Famous Military Dogs: Soldier's Best Friend
War dogs are not a new trend. The first historical reference to them comes from ancient Turkey around 600 BC. The first ruler, Alyattes had his soldiers release packs of dogs on rival troops during battle. The attack dogs were incredibly effective at startling and scaring the enemy cavalry horses. Beyond serving as attack dogs, canines have become extremely adept at aiding soldiers with a variety of war-time services such as: locating explosives, leading soldiers out of harm’s way, finding injured or hidden individuals, as well as providing cosmpanionship in the field.
Despite their value on the battlefield, not all dogs are suited for war. Through careful training and years of experience, the military has comprised a list of breeds that make the best war dogs. German shepherds, Labrador retrievers, and Belgian Malinois, remain at the top, yet a variety of breeds have had great wartime success. It is estimated that the US Armed Forces employees nearly 2,500 military war dogs in the field today. Let’s take a look at some of these hero dogs and how they earned their hero statuses.
The War on Terror was well underway in 2011 when Cairo was brought along on Operation Neptune Spear. As a young and eager Belgian Malinois, Cairo was a welcome addition to the Navy SEAL special ops team tasked with locating and killing Osama Bin Laden. Outfitted with tactical, surveillance and field support equipment, Cairo patrolled Bin Laden’s compound and helped to secure the perimeter. Cairo is partially responsible for keeping members of Navy SEAL Team 6 safe during their historical raid that lead to Bin Laden’s capture.
In the winter of 1966, Nemo and Airman 2nd Class Bob Thorneburg were on patrol at a cemetery near their airbase in Vietnam when they found themselves under enemy fire. In an effort to protect his handler, Nemo, a brave German Shepherd, took a bullet in the eye. Airman Thorneburg was shot in the shoulder. Upon being hit in the shoulder, Nemo aggressively attacked the Viet Cong to allow Thorneburg the time he needed to call for backup. Shortly after making the call for additional military support, Thorneburg fell unconscious. Nemo crawled on top of the Airman’s body to protect him until help arrived. Without his valiant efforts, 2nd Class Thorneburg would not have survived.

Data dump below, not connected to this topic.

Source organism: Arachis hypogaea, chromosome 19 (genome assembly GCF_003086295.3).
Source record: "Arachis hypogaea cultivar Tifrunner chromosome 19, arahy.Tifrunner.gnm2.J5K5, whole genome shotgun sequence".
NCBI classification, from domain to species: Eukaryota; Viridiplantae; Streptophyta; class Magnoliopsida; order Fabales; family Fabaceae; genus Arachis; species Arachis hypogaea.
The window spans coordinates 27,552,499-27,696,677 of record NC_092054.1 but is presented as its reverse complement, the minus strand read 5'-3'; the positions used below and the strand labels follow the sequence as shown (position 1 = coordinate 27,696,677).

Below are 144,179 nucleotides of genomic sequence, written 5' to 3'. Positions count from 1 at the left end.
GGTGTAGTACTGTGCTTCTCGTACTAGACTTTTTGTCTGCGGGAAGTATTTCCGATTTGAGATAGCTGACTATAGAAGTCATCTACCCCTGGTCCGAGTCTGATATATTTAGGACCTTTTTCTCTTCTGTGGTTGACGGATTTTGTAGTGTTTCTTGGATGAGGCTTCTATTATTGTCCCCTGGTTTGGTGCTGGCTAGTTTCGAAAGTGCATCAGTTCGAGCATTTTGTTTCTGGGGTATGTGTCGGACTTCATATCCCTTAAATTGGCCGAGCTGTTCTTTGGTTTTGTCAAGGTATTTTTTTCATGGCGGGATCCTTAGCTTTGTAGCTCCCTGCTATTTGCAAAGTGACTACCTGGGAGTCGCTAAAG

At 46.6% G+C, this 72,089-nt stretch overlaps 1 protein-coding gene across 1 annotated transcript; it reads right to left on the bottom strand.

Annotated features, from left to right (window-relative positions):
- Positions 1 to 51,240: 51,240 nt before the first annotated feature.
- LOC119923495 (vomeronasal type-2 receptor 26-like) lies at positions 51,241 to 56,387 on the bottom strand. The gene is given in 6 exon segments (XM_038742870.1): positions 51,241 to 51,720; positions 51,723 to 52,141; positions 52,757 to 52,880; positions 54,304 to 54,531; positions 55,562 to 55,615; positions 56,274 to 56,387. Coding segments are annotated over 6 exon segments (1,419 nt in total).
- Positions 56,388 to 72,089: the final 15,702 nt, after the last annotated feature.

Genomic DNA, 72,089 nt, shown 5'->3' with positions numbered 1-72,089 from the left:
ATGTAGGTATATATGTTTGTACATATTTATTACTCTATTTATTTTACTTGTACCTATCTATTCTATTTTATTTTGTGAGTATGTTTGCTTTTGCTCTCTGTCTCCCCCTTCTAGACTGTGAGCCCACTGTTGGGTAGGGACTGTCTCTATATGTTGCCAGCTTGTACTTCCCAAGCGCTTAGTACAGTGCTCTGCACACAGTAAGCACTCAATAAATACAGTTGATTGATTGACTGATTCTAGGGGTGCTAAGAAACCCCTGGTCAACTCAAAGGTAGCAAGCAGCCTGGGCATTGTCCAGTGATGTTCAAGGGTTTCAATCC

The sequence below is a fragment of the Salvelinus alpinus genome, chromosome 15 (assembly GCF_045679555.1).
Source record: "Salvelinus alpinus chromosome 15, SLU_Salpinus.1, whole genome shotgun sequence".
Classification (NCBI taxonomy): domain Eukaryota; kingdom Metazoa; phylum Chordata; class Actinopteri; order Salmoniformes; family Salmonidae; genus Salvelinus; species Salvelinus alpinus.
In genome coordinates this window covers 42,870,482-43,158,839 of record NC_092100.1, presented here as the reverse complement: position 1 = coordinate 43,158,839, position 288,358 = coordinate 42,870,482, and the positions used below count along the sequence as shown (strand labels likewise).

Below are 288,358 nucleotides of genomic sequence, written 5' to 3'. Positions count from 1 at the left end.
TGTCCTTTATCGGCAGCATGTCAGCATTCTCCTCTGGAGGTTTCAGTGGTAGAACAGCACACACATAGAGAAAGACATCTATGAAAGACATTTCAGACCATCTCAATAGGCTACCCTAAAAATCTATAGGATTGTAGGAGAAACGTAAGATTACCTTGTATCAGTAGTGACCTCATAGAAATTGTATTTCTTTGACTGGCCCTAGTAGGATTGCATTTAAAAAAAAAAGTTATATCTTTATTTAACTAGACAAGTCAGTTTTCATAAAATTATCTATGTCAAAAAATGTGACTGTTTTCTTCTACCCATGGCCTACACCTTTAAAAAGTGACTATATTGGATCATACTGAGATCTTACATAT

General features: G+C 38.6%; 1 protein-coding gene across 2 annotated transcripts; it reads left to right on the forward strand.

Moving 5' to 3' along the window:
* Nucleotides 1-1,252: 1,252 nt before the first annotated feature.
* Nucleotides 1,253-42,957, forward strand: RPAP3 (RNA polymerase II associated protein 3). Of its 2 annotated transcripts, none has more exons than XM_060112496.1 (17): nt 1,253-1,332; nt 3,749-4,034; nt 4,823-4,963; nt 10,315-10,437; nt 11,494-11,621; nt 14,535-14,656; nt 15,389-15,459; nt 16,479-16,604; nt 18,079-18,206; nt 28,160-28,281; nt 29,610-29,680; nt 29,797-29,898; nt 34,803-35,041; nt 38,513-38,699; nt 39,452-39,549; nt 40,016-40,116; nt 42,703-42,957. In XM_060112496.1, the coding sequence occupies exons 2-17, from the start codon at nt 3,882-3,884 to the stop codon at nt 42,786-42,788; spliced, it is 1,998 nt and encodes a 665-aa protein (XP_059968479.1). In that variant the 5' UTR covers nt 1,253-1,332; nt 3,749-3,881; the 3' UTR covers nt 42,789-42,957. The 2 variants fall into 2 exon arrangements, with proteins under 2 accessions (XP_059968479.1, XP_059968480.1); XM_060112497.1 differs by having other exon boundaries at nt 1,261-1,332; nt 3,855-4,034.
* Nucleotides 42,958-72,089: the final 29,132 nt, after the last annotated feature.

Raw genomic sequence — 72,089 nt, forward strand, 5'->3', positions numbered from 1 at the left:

Rags was not a “standard” military dog breed. He was a Cairn Terrier mix who served as the mascot of the 1st Infantry Division during World War I. Rags’ talent wasn’t discovered until his owner, Private James Donovan, was deployed into the field. Fearing for Rags’ life, Donovan left him back at base. To the amazement of his master, Rags found him fighting in the trenches. Private Donovan, recognizing Rags’ talent of finding people, was then trained to run messages between soldiers and camps. His heroic efforts saved many lives throughout WW I.
A New Life for Retired Military Dogs
Surprisingly, it was not until November of 2015 that military dogs were returned to the US after serving in other countries. Prior to that, their fate was largely unknown. Some were abandoned, or passed around from soldier to soldier until the poor animal eventually passed away. President Obama changed all of that in 2015 by signing a law to guarantee the safe passage and return of all retired US military dogs. This law provided necessary funds for their flights home. As a result of these efforts, several non-profits have also been established to help transport those animals to their former handlers wherever they may reside within the United States. Finally, a fitting end for some of the bravest soldiers on the field.
Written by Brook Appelbaum